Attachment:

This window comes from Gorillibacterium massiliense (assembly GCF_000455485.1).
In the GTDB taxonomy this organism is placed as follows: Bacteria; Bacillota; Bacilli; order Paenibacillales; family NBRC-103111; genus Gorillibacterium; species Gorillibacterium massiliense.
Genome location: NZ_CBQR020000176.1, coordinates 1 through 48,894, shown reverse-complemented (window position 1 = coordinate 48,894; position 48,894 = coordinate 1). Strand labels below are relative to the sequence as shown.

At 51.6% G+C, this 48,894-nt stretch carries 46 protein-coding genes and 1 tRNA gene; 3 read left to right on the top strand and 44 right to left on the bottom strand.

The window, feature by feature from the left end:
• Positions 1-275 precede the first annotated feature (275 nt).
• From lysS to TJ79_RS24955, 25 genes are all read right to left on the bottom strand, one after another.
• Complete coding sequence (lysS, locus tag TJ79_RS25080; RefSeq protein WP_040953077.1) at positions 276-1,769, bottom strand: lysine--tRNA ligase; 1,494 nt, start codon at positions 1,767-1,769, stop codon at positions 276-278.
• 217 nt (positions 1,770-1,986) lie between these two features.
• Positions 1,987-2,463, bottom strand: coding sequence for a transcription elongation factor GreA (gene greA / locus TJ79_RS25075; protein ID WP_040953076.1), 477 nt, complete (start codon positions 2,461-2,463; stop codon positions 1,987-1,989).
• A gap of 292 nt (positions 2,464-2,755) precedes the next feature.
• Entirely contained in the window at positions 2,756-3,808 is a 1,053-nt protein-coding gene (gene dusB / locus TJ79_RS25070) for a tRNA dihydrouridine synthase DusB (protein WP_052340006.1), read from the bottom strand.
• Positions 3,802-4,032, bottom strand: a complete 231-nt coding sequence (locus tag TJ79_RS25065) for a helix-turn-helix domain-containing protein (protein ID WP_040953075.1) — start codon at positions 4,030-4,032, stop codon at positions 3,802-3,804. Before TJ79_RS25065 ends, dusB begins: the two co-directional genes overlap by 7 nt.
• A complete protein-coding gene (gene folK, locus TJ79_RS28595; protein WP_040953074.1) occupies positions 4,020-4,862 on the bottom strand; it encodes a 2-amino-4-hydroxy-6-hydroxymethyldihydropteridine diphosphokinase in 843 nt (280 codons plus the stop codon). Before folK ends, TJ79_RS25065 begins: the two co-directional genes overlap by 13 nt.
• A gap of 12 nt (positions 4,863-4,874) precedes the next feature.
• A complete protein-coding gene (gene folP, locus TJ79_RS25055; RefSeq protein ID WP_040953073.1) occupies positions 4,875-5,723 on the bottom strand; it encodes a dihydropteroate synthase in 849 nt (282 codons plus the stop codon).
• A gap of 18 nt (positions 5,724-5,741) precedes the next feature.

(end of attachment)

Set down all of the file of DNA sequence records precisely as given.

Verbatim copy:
This window comes from Gorillibacterium massiliense (assembly GCF_000455485.1).
In the GTDB taxonomy this organism is placed as follows: Bacteria; Bacillota; Bacilli; order Paenibacillales; family NBRC-103111; genus Gorillibacterium; species Gorillibacterium massiliense.
Genome location: NZ_CBQR020000176.1, coordinates 1 through 48,894, shown reverse-complemented (window position 1 = coordinate 48,894; position 48,894 = coordinate 1). Strand labels below are relative to the sequence as shown.

At 51.6% G+C, this 48,894-nt stretch carries 46 protein-coding genes and 1 tRNA gene; 3 read left to right on the top strand and 44 right to left on the bottom strand.

The window, feature by feature from the left end:
• Positions 1-275 precede the first annotated feature (275 nt).
• From lysS to TJ79_RS24955, 25 genes are all read right to left on the bottom strand, one after another.
• Complete coding sequence (lysS, locus tag TJ79_RS25080; RefSeq protein WP_040953077.1) at positions 276-1,769, bottom strand: lysine--tRNA ligase; 1,494 nt, start codon at positions 1,767-1,769, stop codon at positions 276-278.
• 217 nt (positions 1,770-1,986) lie between these two features.
• Positions 1,987-2,463, bottom strand: coding sequence for a transcription elongation factor GreA (gene greA / locus TJ79_RS25075; protein ID WP_040953076.1), 477 nt, complete (start codon positions 2,461-2,463; stop codon positions 1,987-1,989).
• A gap of 292 nt (positions 2,464-2,755) precedes the next feature.
• Entirely contained in the window at positions 2,756-3,808 is a 1,053-nt protein-coding gene (gene dusB / locus TJ79_RS25070) for a tRNA dihydrouridine synthase DusB (protein WP_052340006.1), read from the bottom strand.
• Positions 3,802-4,032, bottom strand: a complete 231-nt coding sequence (locus tag TJ79_RS25065) for a helix-turn-helix domain-containing protein (protein ID WP_040953075.1) — start codon at positions 4,030-4,032, stop codon at positions 3,802-3,804. Before TJ79_RS25065 ends, dusB begins: the two co-directional genes overlap by 7 nt.
• A complete protein-coding gene (gene folK, locus TJ79_RS28595; protein WP_040953074.1) occupies positions 4,020-4,862 on the bottom strand; it encodes a 2-amino-4-hydroxy-6-hydroxymethyldihydropteridine diphosphokinase in 843 nt (280 codons plus the stop codon). Before folK ends, TJ79_RS25065 begins: the two co-directional genes overlap by 13 nt.
• A gap of 12 nt (positions 4,863-4,874) precedes the next feature.
• A complete protein-coding gene (gene folP, locus TJ79_RS25055; RefSeq protein ID WP_040953073.1) occupies positions 4,875-5,723 on the bottom strand; it encodes a dihydropteroate synthase in 849 nt (282 codons plus the stop codon).
• A gap of 18 nt (positions 5,724-5,741) precedes the next feature.